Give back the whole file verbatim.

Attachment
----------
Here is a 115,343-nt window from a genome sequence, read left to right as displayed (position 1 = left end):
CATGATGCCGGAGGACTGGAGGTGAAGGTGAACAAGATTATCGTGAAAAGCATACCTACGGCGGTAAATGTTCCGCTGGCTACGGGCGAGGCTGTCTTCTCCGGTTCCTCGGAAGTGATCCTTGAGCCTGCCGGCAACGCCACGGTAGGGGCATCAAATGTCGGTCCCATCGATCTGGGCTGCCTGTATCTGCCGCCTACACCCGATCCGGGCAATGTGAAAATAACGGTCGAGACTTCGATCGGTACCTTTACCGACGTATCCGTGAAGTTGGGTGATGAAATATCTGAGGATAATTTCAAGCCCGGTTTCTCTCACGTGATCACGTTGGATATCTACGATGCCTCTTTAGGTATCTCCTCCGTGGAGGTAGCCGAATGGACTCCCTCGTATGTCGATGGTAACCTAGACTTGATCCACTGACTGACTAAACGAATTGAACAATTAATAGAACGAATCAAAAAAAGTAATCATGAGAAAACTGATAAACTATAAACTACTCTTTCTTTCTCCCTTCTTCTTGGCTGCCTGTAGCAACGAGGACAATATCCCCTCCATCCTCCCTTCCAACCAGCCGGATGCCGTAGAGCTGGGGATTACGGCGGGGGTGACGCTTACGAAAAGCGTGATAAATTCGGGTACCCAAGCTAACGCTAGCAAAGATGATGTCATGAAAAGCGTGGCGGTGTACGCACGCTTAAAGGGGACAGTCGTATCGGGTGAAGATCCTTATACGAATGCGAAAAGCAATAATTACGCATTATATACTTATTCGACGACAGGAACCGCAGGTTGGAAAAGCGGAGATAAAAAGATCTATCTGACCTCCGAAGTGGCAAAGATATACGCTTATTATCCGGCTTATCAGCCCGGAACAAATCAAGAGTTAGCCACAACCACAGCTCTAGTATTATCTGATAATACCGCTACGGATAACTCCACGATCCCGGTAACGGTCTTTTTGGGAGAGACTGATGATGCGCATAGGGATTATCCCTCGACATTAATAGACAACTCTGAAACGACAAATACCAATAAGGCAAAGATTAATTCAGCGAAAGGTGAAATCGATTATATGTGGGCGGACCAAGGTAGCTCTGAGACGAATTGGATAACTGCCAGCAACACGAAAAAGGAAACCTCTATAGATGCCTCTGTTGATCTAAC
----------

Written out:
Here is a 115,343-nt window from a genome sequence, read left to right as displayed (position 1 = left end):
CATGATGCCGGAGGACTGGAGGTGAAGGTGAACAAGATTATCGTGAAAAGCATACCTACGGCGGTAAATGTTCCGCTGGCTACGGGCGAGGCTGTCTTCTCCGGTTCCTCGGAAGTGATCCTTGAGCCTGCCGGCAACGCCACGGTAGGGGCATCAAATGTCGGTCCCATCGATCTGGGCTGCCTGTATCTGCCGCCTACACCCGATCCGGGCAATGTGAAAATAACGGTCGAGACTTCGATCGGTACCTTTACCGACGTATCCGTGAAGTTGGGTGATGAAATATCTGAGGATAATTTCAAGCCCGGTTTCTCTCACGTGATCACGTTGGATATCTACGATGCCTCTTTAGGTATCTCCTCCGTGGAGGTAGCCGAATGGACTCCCTCGTATGTCGATGGTAACCTAGACTTGATCCACTGACTGACTAAACGAATTGAACAATTAATAGAACGAATCAAAAAAAGTAATCATGAGAAAACTGATAAACTATAAACTACTCTTTCTTTCTCCCTTCTTCTTGGCTGCCTGTAGCAACGAGGACAATATCCCCTCCATCCTCCCTTCCAACCAGCCGGATGCCGTAGAGCTGGGGATTACGGCGGGGGTGACGCTTACGAAAAGCGTGATAAATTCGGGTACCCAAGCTAACGCTAGCAAAGATGATGTCATGAAAAGCGTGGCGGTGTACGCACGCTTAAAGGGGACAGTCGTATCGGGTGAAGATCCTTATACGAATGCGAAAAGCAATAATTACGCATTATATACTTATTCGACGACAGGAACCGCAGGTTGGAAAAGCGGAGATAAAAAGATCTATCTGACCTCCGAAGTGGCAAAGATATACGCTTATTATCCGGCTTATCAGCCCGGAACAAATCAAGAGTTAGCCACAACCACAGCTCTAGTATTATCTGATAATACCGCTACGGATAACTCCACGATCCCGGTAACGGTCTTTTTGGGAGAGACTGATGATGCGCATAGGGATTATCCCTCGACATTAATAGACAACTCTGAAACGACAAATACCAATAAGGCAAAGATTAATTCAGCGAAAGGTGAAATCGATTATATGTGGGCGGACCAAGGTAGCTCTGAGACGAATTGGATAACTGCCAGCAACACGAAAAAGGAAACCTCTATAGATGCCTCTGTTGATCTAAC